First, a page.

Gerhard Richter - Abstraktes Bild (abstract painting)

Gerhard Richter - Abstraktes Bild (abstract painting) - image-1
Gerhard Richter - Abstraktes Bild (abstract painting) - image-1

Gerhard Richter

Abstraktes Bild (abstract painting)

Oil on canvas. 27 x 35 cm. Verso on canvas signed, dated and inscribed 'Richter, 1988 (H.M.)', with works number '686-9'.

Robert Storr, Gerhard Richter, October 18, 1977, The Museum of Modern Art, New York 2000, p.96 with col.ill.94

Gerhard Richter, Werkübersicht, Catalogue raisonné 1962-1993, of Kunst- und Ausstellungshalle der Bundesrepublik Deutschland, vol. III, Bonn 1993, No. 686-9 with col.ill.

Abstraktes Bild (Abstract Painting) came about in connection with Gerhard Richter's important cycle of paintings, 18 October 1977 (Museum of Modern Art, New York) in which he grappled with the events of the 1977 'German autumn', when the German state reacted to terrorist attacks by the Red Army Faction. As a model for Abstraktes Bild he employed a photograph of the dead RAF terrorist, Holger Meins (cf. Fig.) who had died in 1974 after a hunger strike lasting several weeks in protest against his conditions of imprisonment. (The RAF members, Andreas Baader, Gudrun Ensslin, Jan-Carl Raspe imprisoned in Stammheim Penitentiary in Stuttgart, and Holger Meins, who was incarcerated in Wittlich in Rhineland-Palatinate, had demanded, among other things, that they be imprisoned together.) With Abstraktes Bild, Richter had already transferred the photograph to the canvas and had later overpainted the result. The grey-and-black schemata of the original image are recognizable beneath the overpainting and join together with the white, almost pasty application of paint to form a new, autonomous composition. A total of three further versions from the cycle are known which likewise were reworked or destroyed: one version of the dead Gudrun Ensslin (Decke (Cover) 1988, private collection), a portrait of the deceased Andreas Baader and a version of Holger Meins dying of hunger.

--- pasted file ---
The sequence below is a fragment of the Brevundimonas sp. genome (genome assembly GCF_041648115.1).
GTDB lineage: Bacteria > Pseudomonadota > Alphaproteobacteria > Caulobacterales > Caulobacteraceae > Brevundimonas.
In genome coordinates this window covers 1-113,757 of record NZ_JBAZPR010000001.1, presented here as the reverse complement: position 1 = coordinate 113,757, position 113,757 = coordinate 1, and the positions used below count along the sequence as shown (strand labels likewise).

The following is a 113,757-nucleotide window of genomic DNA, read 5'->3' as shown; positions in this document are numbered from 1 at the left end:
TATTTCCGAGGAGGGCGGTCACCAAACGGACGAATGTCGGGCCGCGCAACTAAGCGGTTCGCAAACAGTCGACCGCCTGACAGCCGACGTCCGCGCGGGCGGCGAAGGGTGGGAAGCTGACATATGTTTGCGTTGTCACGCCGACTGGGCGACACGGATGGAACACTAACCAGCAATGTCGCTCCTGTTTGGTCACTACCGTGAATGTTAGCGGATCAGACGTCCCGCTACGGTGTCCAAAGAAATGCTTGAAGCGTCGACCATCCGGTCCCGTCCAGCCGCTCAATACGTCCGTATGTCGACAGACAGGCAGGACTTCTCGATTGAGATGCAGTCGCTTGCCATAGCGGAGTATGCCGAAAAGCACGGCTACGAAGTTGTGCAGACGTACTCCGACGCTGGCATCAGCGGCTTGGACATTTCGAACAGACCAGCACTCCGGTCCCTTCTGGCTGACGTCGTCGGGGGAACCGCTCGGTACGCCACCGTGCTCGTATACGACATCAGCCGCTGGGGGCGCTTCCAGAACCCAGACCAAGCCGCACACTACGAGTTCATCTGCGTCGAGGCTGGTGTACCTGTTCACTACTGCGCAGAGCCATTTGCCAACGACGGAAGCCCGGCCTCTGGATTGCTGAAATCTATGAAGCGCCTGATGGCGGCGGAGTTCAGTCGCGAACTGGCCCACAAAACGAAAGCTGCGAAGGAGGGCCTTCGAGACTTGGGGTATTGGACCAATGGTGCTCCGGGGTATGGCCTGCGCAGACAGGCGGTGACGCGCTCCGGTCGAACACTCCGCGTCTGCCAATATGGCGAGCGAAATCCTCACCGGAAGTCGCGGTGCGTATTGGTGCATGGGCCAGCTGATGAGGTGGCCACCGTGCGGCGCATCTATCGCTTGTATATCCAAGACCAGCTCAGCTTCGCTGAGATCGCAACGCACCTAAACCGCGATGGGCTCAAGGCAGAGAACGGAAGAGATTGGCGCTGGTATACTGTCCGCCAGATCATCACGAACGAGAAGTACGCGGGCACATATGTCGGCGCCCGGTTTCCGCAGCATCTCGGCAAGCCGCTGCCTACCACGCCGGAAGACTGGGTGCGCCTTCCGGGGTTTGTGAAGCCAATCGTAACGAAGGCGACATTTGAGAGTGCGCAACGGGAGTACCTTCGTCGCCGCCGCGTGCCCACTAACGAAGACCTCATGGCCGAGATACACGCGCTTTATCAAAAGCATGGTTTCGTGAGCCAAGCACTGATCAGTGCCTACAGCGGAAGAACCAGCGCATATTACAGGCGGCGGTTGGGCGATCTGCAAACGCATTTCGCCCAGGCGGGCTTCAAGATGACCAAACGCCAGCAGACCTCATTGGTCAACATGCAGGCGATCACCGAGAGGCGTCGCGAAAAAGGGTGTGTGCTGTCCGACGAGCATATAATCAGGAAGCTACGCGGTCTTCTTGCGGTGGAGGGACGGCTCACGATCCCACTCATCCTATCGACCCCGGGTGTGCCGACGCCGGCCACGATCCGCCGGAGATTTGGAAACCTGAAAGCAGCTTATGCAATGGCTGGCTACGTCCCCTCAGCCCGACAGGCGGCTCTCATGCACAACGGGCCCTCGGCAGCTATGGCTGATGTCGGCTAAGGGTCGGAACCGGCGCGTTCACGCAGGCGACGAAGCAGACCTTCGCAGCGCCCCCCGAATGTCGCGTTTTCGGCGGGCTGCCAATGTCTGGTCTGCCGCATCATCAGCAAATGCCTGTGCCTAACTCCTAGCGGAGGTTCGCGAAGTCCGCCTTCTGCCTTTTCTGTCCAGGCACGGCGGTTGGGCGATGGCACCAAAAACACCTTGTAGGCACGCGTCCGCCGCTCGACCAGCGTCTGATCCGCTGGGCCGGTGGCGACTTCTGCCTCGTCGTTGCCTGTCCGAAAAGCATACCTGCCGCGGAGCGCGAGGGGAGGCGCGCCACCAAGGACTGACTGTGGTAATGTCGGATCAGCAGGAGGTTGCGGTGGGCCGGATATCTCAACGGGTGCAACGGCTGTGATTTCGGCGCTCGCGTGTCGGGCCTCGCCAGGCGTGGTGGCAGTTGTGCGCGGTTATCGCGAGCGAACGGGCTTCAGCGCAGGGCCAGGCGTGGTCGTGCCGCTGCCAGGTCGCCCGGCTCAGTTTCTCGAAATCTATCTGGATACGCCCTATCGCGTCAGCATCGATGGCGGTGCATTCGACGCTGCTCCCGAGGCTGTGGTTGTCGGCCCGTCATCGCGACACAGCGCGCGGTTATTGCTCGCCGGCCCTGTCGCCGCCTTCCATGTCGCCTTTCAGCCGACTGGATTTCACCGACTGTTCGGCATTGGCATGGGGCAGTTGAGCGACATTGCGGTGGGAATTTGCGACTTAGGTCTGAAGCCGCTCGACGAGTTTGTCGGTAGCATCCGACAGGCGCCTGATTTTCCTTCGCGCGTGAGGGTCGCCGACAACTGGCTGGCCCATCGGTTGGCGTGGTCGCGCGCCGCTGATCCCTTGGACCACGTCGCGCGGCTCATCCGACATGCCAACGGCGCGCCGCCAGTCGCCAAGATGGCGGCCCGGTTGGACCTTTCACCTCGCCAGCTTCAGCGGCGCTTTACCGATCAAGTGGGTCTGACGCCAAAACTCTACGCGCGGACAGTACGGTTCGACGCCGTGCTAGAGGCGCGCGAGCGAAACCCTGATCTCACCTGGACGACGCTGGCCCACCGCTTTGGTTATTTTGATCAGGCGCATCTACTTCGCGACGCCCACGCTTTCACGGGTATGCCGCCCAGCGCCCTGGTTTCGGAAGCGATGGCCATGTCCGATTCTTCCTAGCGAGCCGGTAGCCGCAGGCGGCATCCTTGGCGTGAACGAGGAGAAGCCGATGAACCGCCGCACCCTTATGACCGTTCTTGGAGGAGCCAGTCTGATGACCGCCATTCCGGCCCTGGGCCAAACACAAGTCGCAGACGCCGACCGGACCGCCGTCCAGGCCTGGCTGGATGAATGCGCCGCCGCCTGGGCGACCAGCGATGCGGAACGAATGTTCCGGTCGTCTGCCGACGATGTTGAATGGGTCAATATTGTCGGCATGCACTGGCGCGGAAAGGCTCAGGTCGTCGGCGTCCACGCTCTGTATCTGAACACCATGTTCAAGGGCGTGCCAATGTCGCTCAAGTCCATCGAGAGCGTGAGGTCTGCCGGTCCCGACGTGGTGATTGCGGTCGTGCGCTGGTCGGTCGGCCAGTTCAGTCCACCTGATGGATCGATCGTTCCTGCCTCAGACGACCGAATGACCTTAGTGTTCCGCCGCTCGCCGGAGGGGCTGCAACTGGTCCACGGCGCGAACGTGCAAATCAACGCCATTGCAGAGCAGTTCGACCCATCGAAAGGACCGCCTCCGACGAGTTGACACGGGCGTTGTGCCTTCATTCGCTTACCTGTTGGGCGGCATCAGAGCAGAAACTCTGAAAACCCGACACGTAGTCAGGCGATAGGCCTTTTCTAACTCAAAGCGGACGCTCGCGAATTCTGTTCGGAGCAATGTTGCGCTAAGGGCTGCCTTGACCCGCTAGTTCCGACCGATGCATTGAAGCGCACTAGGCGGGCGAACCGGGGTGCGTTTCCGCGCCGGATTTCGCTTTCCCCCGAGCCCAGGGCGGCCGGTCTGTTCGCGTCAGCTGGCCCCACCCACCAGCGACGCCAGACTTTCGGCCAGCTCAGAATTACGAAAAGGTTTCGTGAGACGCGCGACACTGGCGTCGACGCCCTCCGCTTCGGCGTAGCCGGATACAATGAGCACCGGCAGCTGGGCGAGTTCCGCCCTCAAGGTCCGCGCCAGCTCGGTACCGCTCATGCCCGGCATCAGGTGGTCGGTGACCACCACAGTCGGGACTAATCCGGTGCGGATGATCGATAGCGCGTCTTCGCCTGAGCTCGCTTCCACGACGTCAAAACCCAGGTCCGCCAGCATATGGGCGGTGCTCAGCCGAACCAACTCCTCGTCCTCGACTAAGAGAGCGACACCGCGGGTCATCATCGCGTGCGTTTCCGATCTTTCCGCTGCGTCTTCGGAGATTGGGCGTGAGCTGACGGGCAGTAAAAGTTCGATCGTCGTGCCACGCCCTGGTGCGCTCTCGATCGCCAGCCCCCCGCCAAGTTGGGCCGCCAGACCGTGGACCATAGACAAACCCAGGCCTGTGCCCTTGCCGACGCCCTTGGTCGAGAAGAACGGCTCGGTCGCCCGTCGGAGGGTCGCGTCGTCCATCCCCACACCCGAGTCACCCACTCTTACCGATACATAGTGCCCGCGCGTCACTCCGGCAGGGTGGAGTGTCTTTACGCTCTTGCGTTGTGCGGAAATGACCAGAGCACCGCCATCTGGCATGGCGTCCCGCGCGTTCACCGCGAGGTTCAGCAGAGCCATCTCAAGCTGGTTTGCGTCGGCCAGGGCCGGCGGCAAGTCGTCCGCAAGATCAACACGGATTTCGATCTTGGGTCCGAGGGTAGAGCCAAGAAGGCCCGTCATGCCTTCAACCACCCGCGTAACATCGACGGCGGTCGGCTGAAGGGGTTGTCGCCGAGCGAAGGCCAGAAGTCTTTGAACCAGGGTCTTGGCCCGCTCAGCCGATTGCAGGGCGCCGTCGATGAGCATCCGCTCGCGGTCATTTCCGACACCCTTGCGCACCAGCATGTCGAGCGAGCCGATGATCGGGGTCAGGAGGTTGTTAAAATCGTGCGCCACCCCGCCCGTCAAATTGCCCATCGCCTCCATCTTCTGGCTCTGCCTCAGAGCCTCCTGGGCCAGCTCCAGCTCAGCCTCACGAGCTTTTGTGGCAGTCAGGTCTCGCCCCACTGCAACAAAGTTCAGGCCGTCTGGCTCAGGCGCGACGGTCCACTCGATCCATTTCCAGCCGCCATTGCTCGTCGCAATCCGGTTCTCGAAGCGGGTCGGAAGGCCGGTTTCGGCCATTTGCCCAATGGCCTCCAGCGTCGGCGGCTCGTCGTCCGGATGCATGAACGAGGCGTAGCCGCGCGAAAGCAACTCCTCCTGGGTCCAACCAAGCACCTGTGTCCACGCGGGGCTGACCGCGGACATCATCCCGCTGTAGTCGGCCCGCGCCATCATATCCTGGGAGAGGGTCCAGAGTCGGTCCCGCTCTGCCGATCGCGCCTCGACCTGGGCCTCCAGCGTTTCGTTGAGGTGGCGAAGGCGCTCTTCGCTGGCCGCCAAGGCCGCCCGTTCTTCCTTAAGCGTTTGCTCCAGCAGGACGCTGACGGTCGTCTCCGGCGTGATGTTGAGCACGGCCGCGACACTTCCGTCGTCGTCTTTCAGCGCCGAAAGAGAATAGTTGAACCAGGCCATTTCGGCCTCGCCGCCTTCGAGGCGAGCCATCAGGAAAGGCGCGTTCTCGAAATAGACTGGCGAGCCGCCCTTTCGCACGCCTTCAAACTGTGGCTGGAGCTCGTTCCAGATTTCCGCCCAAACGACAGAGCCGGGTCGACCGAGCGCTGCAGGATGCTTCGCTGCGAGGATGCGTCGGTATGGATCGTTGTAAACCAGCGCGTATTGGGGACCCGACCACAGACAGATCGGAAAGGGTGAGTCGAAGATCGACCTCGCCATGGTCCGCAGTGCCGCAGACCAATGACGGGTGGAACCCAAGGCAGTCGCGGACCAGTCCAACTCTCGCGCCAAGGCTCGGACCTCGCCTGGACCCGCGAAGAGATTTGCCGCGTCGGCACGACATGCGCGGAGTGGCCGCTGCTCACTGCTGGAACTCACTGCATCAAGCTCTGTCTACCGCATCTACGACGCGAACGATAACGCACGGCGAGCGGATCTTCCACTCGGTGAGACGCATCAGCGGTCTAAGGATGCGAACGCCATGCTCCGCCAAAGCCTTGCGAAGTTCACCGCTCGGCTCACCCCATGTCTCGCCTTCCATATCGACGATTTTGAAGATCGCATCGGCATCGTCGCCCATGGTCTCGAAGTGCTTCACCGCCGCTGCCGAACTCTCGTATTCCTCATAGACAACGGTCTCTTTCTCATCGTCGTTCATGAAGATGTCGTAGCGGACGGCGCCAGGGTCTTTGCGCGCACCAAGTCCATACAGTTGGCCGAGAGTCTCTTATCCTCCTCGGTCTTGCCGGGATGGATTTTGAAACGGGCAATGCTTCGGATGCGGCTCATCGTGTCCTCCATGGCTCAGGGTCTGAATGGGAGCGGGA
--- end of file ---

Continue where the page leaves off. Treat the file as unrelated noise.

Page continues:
Abstraktes Bild must be regarded as an autonomous painting which, however, at the same time documents Gerhard Richter's method of working on one of his most important work-cycles.
In the place of the original 18 paintings known in the literature, Richter finally included 15 paintings in the cycle. Although the title, 18 October 1977, initially focuses upon a concrete date, the day on which the RAF members, Andreas Baader, Gudrun Ensslin and Jan-Carl Raspe took their own lives in Stammheim Penitentiary in Stuttgart, the sequence of paintings bundles together several events, some of which are separated by years. The fifteen black-and-white paintings, each of which is based on a photograph from the press, show also a normal private photo of the young Ulrike Meinhof, whose suicide by hanging in 1976 is also thematized. Two paintings are dedicated to the arrest of Holger Meins, Jan-Carl Raspe and Andreas Baader, without, however, putting the protagonists at the centre of attention. Richter even dedicates three portraits to the still living Gudrun Ensslin, followed, with great impact, by the image of her lifeless body hanging in a window. Two paintings show the body of Andreas Baader lying on the ground after he had killed himself, and two further paintings show a view of his cell and the record player in which, allegedly, the weapon had been smuggled into his cell. Chronologically, the cycle of paintings ends with the terrorists' funeral; what is to be seen are the coffins amidst a large crowd. Beyond what is portrayed, however, the paintings imply the entire unfolding of the 'German autumn'; after all, the suicide of Baader, Ensslin and Raspe was a reaction to the miscarried hijacking of the plane in Mogadishu on the night from 17 to 18 October, just as the murder of the president of the Employers' Association, Hanns-Martin Schleyer, on the same day, is connected with these two events. These days were the dramatic climax of the 'German autumn' of 1977; and they signalled also the end of the acts of terror by the first RAF generation committed repeatedly since 1968, which had plunged the country into an internal political crisis.